Stevenson: We will research the SaaS app to see how popular it is and how many users it has. It's sometimes not that easy to get information out of these SaaS companies because they don't always tell you.
Because if there's something with say, 10,000 customers, it's probably not worth our time developing a backup connectivity to talk to that API to extract the data and be able to restore it. We're never going to get all 10,000 of their customers.
But if you're talking about Trello with 50 million users, a large percentage of those will be organizations, not free users, and they'll be willing to pay to back their data up. Also, we look at how easy their API is to work with -- more importantly, how easy is it to restore [and] push the data back into the application.
How do you feel about the new SaaS backup strategy being pushed by the likes of HYCU, where they enable SaaS developers to connect to their service through common APIs rather than designing for the application?
Stevenson: [HYCU] might be onto something in that they will make it easier for the SaaS application to bolt in and send customers in that direction. But I honestly don't think [SaaS developers] will spend the time to connect to the HYCU API. It's just not really their specialty. It's much easier for them to say to their customers, 'Go on our marketplace. Here's two or three backup providers. Pick one.' I think that's the way it's going to go.
Why the focus on backing up data for these smaller applications?
Stevenson: Most IT people realize that Microsoft doesn't back up Microsoft 365. End users, probably 95% of them, don't realize it's not backed up. There's a constant educational marketing that 365 backup providers push out.
It will basically be the same for all the other apps that aren't backed up. It will be the same for Trello, for GitHub, for QuickBooks -- all the other apps that aren't backed up. It's going to be educating users on why they need to do it.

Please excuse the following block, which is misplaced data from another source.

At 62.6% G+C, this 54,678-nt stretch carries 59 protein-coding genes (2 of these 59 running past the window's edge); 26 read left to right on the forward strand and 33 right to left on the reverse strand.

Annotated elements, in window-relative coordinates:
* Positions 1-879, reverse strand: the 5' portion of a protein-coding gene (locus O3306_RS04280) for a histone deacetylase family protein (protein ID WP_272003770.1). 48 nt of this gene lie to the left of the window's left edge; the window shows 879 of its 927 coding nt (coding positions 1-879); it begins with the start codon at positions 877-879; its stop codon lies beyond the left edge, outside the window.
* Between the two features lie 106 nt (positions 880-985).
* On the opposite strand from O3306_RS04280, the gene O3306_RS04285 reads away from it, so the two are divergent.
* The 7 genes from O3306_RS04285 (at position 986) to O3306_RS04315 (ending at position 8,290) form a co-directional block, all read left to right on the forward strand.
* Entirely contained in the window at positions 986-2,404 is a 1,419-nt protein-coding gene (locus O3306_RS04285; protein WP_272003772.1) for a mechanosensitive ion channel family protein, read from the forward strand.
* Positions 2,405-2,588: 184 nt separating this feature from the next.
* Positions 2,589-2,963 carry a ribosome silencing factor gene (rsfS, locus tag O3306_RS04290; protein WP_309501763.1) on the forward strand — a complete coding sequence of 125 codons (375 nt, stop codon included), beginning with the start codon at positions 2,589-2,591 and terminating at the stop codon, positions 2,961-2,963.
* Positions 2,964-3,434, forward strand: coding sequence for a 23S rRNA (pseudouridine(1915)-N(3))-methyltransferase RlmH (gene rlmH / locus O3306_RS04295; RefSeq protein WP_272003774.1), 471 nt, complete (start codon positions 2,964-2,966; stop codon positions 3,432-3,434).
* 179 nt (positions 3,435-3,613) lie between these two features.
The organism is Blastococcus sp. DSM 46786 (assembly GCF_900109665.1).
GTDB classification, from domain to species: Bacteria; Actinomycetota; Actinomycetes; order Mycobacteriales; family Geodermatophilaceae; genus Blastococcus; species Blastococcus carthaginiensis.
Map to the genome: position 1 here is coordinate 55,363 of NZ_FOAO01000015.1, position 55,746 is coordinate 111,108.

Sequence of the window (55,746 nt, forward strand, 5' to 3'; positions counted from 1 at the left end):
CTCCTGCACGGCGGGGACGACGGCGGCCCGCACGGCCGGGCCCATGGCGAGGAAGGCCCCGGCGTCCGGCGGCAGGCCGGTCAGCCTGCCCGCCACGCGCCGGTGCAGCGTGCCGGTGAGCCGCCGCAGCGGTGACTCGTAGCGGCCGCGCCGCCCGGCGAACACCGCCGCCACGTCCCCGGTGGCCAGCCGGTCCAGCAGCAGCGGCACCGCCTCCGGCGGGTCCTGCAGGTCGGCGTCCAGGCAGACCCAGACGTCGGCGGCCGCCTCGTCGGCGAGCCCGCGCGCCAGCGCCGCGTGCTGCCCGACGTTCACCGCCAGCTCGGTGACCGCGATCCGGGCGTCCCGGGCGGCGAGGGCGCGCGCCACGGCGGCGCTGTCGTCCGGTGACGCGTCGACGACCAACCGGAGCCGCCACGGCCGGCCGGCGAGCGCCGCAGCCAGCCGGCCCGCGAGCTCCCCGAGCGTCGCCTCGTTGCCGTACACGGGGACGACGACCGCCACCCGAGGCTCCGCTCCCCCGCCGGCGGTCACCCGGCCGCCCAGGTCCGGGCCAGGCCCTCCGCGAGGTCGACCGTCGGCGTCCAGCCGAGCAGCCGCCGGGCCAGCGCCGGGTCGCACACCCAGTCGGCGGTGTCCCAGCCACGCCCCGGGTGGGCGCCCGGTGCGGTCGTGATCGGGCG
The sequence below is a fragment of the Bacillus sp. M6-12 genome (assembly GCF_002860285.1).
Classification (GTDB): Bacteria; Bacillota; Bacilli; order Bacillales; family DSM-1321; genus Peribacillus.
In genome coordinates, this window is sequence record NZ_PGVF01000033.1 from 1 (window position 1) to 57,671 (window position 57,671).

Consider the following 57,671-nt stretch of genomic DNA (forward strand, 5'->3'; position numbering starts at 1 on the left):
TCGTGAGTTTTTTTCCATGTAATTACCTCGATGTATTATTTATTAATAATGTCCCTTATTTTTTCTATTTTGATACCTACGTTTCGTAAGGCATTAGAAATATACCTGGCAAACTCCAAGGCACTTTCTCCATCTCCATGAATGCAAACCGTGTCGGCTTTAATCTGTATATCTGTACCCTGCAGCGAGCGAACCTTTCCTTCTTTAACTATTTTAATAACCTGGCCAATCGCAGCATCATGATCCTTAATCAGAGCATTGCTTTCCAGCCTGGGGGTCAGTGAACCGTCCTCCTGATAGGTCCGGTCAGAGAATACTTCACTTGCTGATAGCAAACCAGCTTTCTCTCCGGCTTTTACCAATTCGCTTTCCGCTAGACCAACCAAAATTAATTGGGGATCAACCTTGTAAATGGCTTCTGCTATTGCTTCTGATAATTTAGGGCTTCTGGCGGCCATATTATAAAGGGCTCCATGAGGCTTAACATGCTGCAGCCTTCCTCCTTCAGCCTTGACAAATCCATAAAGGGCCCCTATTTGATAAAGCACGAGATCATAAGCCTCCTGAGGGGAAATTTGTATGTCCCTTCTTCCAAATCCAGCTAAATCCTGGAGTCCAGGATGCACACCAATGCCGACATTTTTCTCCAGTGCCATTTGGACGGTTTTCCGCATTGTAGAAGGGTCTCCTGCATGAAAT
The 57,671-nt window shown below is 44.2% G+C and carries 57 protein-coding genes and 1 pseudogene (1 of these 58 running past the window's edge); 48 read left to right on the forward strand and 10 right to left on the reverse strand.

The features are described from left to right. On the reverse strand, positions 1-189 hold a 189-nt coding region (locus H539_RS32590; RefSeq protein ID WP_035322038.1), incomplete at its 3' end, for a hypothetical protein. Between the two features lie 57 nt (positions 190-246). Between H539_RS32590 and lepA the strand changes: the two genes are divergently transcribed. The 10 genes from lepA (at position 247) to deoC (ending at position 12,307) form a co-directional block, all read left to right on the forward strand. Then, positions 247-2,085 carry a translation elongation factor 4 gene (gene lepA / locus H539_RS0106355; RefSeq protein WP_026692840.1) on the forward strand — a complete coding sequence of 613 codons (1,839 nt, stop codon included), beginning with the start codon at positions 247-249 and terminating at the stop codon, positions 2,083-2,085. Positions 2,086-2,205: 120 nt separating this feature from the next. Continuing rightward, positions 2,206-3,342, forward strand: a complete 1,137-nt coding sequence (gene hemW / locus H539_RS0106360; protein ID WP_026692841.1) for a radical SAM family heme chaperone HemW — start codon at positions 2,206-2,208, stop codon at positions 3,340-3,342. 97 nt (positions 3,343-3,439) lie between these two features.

Where do you see SaaS backup changing or improving in the next few years?
Stevenson: What I see happening in the next one to two years is the privacy industry and the regulations will come down a bit harder.
More importantly, [you'll have to] show that you can restore [backup data]. That's the most important thing to show these auditing companies now. [This requirement] will be the same for Microsoft 365. To be fair, the auditing companies are now only just realizing that Microsoft 365 needs to be backed up and restored. So they're starting to ask that, and it's only a matter of time before they'll then realize Asana, Trello, QuickBooks and all these other things have to be backed up and restored.
The biggest problem -- I think it's going to happen soon -- is ransomware.
People know to back [critical data] up, but you've got an awful amount of critical data and [intellectual property] being stored in things like Trello. That's going to be a target. These hackers and ransomware-type gangs, they will go where the data is. The data is going into these hundreds of different apps that are being created.
Tim McCarthy is a journalist living on the North Shore of Massachusetts. He covers cloud and data storage news.